This was my article for the December 2018 issue of The Grapevine:
October 11, 2018 was a very special day for the American people. After more than a decade of waiting, a sea of local, state and federal law enforcement professionals along with friends, family members, and the loved ones of fallen officers gathered together under a gray sky from around the country at Judiciary Square in Washington, DC for the ribbon cutting ceremony, opening of the new National Law Enforcement Officers Museum (NLEOM), the first public museum devoted to law enforcement.
Constructing a museum in Washington, DC is no easy task, and the NLEOM was no different. The red tape began in 2000, when Congress approved the project with the proviso that no work could be started until all of the funds were available to cover construction costs. What followed was a decade and a half of applications, design changes, and delays before all of the necessary authorizations from an assortment of committees and fine arts commissions finally sealed the deal.
A Capitol Campaign under the chairmanship of former attorney general John Ashcroft started in 2007. Nine years later, ground was finally broken when the one hundred million construction dollar goal was reached through the combined generosity of both corporate partners and thousands of private contributors.
The complicated architectural and building rules in the nation’s capital that slowed the process also stirred the creative impulses in the museum’s founders.
Today, visitors enter a striking plate glass foyer and then proceed down a flight of escalators (elevators for handicapped) to a one hundred thousand square foot space located entirely under E Street Northwest. There, they suddenly find themselves surrounded by a dazzling array of photos, videos, artifacts, a police vehicle, a helicopter, and everything else “police.”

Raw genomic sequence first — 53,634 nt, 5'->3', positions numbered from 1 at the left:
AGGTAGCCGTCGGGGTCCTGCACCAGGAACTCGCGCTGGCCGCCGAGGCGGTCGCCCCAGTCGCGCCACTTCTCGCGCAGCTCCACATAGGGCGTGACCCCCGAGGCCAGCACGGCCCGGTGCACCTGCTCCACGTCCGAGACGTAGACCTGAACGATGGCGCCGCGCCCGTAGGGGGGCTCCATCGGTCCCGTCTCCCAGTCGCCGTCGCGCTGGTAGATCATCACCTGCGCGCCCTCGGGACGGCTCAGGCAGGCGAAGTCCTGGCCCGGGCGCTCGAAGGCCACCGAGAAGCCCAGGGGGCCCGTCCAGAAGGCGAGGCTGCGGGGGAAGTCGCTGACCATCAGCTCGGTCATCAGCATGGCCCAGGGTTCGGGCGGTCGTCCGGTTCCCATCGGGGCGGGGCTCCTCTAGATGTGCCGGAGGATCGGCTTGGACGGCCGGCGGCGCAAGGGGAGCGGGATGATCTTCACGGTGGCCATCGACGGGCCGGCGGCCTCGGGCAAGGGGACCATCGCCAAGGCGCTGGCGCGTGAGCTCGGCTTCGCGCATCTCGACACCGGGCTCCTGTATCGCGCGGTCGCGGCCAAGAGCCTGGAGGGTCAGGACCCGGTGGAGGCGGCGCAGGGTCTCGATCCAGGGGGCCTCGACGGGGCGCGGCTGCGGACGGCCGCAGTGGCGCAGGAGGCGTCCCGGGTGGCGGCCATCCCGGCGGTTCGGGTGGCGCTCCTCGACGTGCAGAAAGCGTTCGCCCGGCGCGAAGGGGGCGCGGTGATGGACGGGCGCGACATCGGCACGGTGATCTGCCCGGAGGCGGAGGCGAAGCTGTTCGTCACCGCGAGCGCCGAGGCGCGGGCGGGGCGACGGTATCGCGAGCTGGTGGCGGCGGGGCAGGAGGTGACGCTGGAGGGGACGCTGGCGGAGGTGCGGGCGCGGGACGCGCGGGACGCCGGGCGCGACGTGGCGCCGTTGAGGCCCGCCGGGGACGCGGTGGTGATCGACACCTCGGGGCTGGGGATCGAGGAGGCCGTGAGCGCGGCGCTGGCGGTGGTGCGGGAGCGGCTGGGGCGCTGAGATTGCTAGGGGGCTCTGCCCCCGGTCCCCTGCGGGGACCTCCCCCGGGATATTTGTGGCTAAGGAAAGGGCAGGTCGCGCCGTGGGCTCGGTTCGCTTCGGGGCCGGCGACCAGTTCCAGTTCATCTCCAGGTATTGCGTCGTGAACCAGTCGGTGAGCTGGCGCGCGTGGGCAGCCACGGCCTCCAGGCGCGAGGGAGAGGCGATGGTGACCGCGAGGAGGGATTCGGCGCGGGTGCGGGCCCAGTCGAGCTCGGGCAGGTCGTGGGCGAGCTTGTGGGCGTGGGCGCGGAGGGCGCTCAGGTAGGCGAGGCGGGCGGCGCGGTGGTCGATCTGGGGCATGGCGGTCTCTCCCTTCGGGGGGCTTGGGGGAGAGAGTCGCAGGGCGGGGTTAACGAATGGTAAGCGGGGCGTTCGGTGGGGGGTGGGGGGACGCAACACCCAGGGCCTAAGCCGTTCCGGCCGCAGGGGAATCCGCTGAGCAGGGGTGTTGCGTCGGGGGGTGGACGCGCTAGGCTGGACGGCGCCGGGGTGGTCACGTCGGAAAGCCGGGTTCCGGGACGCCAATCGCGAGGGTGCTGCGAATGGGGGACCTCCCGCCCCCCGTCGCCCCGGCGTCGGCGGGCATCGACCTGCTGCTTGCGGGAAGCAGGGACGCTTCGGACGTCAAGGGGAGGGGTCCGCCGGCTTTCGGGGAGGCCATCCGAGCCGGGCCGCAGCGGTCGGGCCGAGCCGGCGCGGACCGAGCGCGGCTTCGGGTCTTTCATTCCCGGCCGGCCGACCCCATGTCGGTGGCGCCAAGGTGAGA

On the somber side, there is a room of remembrance, honoring American law enforcement officers who have died in the line of duty since the founding of this country. It also contains an electronic list containing all 21,541 names of fallen officers that visitors can scroll through and inscribe a thoughtful note of appreciation for a particular officer’s sacrifice.
The museum has something for all ages, but especially for young men and women who may be thinking of a career in law enforcement. Among the interactive features is a state–of-the-art display that allows a visitor to “walk in the shoes” as Craig Floyd, the Executive Director of the National Law Enforcement Memorial Foundation (NLEOMF) noted, of a dispatcher in a 911 operations center. Another offers a life-like experience as a forensic investigator facing the real time complexities of a major investigation.
Other highlights include a law enforcement timeline from the Colonial period to the present along with “Reel to Real,” a depiction of Hollywood’s cinematic versions of policing and real life.
The centerpiece of the collection is a mock-up of legendary FBI director J. Edgar Hoover’s Department of Justice office complete with his desk, chair, flags and desk accouterments, which were gifted to NLEOM by the J. Edgar Hoover Foundation some years ago. The items on display represent less than one percent of the museum’s holdings. The entire museum collection will be available for researchers from around the world to study for decades to come.